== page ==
Monday, June 06, 2011
One-out-of-three Americans think it’s good for the U.S. economy if the government puts more people on the payroll, but most adults still don’t see government as the solution to long-term unemployment.
A new Rasmussen Reports national telephone survey finds that 34% of Adults believe it is good for the economy if the government hires more people. But 40% think more government hiring is a bad economic move, while 15% say it has no impact. Twelve percent (12%) aren’t sure. (To see survey question wording, click here.)
Fifteen percent (15%) of Americans say the government should hire people if they can’t find work after an extended period of time, a view that’s had 11% to 18% support in surveys since last fall. Another 15% think the government should extend unemployment benefits indefinitely.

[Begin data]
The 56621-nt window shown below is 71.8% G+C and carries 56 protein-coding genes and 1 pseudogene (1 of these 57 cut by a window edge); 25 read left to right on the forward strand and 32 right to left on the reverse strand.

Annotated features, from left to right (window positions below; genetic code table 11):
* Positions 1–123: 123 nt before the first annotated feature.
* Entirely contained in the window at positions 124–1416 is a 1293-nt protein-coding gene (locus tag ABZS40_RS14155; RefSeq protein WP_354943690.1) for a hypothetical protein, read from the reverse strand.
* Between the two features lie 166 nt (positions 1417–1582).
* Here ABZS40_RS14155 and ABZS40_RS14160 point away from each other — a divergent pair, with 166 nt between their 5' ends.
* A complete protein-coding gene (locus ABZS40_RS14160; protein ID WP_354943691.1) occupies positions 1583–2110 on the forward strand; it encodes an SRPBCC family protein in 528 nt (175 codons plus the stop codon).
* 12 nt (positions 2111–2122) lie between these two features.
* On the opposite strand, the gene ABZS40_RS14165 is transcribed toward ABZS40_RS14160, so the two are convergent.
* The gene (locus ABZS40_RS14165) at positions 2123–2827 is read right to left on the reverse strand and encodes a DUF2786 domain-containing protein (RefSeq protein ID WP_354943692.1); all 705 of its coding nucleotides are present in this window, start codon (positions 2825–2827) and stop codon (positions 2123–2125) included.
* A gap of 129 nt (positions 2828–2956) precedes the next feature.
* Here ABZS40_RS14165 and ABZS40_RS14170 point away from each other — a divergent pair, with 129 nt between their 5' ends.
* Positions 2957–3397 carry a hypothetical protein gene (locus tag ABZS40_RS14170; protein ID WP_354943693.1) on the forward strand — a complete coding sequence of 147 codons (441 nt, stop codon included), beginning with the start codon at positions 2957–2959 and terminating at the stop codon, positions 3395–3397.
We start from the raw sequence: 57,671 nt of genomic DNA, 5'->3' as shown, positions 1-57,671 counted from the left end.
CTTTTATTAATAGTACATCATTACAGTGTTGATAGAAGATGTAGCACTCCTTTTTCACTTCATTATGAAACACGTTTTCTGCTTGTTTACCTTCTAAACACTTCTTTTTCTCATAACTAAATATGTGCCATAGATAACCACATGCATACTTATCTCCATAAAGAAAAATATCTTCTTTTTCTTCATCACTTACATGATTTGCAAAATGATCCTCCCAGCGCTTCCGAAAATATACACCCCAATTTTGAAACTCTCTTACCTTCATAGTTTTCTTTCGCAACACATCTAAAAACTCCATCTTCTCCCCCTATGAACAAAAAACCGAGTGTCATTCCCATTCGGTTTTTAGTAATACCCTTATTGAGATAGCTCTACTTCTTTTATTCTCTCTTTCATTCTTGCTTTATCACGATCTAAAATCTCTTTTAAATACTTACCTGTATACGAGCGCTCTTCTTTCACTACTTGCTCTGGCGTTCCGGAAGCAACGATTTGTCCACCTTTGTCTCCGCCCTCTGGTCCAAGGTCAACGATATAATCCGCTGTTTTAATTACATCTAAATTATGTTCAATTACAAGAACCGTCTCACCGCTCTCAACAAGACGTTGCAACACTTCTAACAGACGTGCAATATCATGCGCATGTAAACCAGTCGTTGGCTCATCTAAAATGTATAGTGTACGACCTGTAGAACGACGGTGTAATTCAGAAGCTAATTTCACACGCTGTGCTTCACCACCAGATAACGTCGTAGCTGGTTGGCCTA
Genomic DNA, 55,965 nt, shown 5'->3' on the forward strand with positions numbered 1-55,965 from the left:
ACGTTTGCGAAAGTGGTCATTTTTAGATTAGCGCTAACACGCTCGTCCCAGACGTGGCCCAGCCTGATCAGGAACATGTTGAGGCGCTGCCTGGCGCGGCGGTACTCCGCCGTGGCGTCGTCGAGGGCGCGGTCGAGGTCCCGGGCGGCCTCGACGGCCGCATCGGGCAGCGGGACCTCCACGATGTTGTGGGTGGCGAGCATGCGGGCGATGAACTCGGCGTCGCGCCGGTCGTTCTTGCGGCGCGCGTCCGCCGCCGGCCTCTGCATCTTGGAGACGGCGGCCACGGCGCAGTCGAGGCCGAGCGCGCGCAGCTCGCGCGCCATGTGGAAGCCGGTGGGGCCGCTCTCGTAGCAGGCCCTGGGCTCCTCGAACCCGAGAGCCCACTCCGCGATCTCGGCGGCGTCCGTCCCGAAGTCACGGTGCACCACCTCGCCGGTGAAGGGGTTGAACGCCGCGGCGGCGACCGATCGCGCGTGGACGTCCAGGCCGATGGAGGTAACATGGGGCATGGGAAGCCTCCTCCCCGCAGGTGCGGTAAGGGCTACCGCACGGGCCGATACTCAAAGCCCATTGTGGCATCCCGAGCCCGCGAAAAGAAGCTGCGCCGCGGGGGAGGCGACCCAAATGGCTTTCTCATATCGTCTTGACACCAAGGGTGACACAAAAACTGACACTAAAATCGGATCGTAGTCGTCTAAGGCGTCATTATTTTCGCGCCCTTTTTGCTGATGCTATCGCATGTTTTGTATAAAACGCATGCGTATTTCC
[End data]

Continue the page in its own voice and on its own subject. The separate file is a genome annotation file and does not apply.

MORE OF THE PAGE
But as in the earlier surveys, most adults (62%) prefer more of a hands-off role for the government, including 28% who favor paying to retrain the long-term unemployed and 34% who say the government should do nothing at all.
Thirty-one percent (31%) of Americans think unemployment will be higher a year from today, the most pessimistic attitude toward the jobs market since last June. The federal government announced on Friday that the national unemployment rate has risen to 9.1%.
The survey of 1,000 Adults was conducted on June 1-2, 2011 by Rasmussen Reports. The margin of sampling error is +/- 3 percentage points with a 95% level of confidence. Field work for all Rasmussen Reports surveys is conducted by Pulse Opinion Research, LLC. See methodology.Rasmussen subscribers can log in to read the rest of this article.
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